Enterprise-start-up relationship holds the key to creating more African unicorns

There are currently 1 200 unicorns (startups with a valuation of $1 billion (R19bn) or more) in the world. Seven of them are in Africa, and of those, six are in the fintech space.

There are currently 1 200 unicorns (startups with a valuation of $1 billion (R19bn) or more) in the world. Seven of them are in Africa, and of those, six are in the fintech space.

Published Nov 12, 2023


By Sergio Barbosa

Known for its innovation, Africa is making headway in becoming a launch pad for novel, new hi-tech companies. According to consulting firm BCG, between 2015 and 2020, there was a 46% growth in companies attracting and securing funding.

The problem, however, is nurturing an environment conducive to sustainable growth and scaling past the start-up phase. The solution lies in enterprises turning their existing partnership approach on its head.

There are currently 1 200 unicorns (start-ups with a valuation of $1 billion (R19bn) or more) in the world. Seven of them are in Africa, and of those, six are in the fintech space. However, the same BCG report points out that African start-ups seldom survive past the Series B funding round. “As a result, returns on venture capital investments are weak – less than 3% on average across the region over five years, compared with around 11% in Asia-Pacific and nearly 16% in Europe.”

For a continent with such huge potential and latent innovation, there seems to be a disconnect between ideation and building a sustainable, scalable operation.

We know that partnering with nimble, innovative fintechs can make all the difference to enterprises hoping to deliver exciting new products and services. Enterprises should be looking to invest in tech start-ups where the start-up’s sphere of influence will have a large impact on the enterprise’s revenue in key business focus areas.

Unfortunately, most business leaders see this as a high-risk move, worrying that they may suffer should the start-up fail to deliver, and rather assign their engagements to side car investments in low impact areas to reduce risk. This needs to be turned on its head.

The cautious approach of enterprises often stems from business leaders worrying they could be found negligent or that their brand may be negatively impacted should the start-up fail. However, he strongly believes that investing in tech start-ups that operate in high-impact areas will give the required impetus to the tech start-up to deliver on expectations. It will also encourage the enterprise to take its investment in the start-up more seriously.

In addition, the momentum of success in a high-impact area will almost certainly guarantee long-term sustainability for the tech start-up, helping it reach maturity faster and boosting its sustainability.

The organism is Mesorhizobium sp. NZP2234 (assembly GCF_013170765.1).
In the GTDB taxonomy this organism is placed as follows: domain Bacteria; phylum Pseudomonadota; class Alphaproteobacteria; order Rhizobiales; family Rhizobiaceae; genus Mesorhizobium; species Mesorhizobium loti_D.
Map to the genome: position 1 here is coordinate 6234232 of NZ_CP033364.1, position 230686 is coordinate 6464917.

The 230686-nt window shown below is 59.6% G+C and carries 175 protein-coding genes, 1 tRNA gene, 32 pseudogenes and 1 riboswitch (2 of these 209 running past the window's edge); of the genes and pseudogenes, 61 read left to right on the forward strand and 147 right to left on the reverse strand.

Adopting a ‘more’ or ‘better’ approach is best

How enterprises choose to partner with start-ups has a significant impact on their chance of success. Setting up a robust product and market feedback loop, as well as ensuring a great talent acquisition strategy, can make all the difference.

There is a great industry anecdote that talks about “more” or “better” and how companies must focus on one or the other. In the beginning of a partnership, companies should focus on making their product or solution better, ensuring they crack the right product or market fit.

Once they have achieved that, they can focus on the “more” part and scale their sales and marketing. Once the company starts facing constraints, they should switch again to focus on the “better”. This means they once again work to improve the efficiencies, and then flip back to look at scale. And so it goes, “more” or “better”, but always starting with “better”, adding that when scaling begins, companies should also be mindful to pay attention to executive and business development processes and hires.

Let them be start-ups

Another big challenge facing start-ups is the often unrealistic expectations placed on them by their enterprise investors and partners. What works for enterprise companies will hinder small companies. The added pressures of unnecessary governance, bureaucracy, and processes that are designed for larger companies with multiple teams, focus areas and disciplines, can be crippling to a small start-up.

Start-ups should be allowed to leverage their nimbleness and agility. It is their greatest asset and it is easily and quickly lost as the start-up becomes successful. However, enterprises can help start-ups see blind spots and then guide them through the challenges of dealing with them. Having key people that cross-pollinate or move between the enterprise and start-up worlds allows the relationship to develop with a sense of empathy and appreciation for each party. Africa has a vibrant start-up ecosystem. But with the right approach and mindset, enterprises could very well hold the key to ensure they survive to become flourishing growth companies. Unicorns needn’t be a mythical creature any more.

Looking at how the company could, itself, help drive innovation on the continent, Martin Dippenaar, Global Kinetic CEO, added: “We’re excited to be exhibiting at this year’s Africa Tech Festival where we will get a chance to see what new and innovative tech is coming out of Africa and connect with enterprises and fintechs looking to innovate.”

Sergio Barbosa is the chief information officer of enterprise software development house Global Kinetic, and CEO of its open banking platform, FutureBank.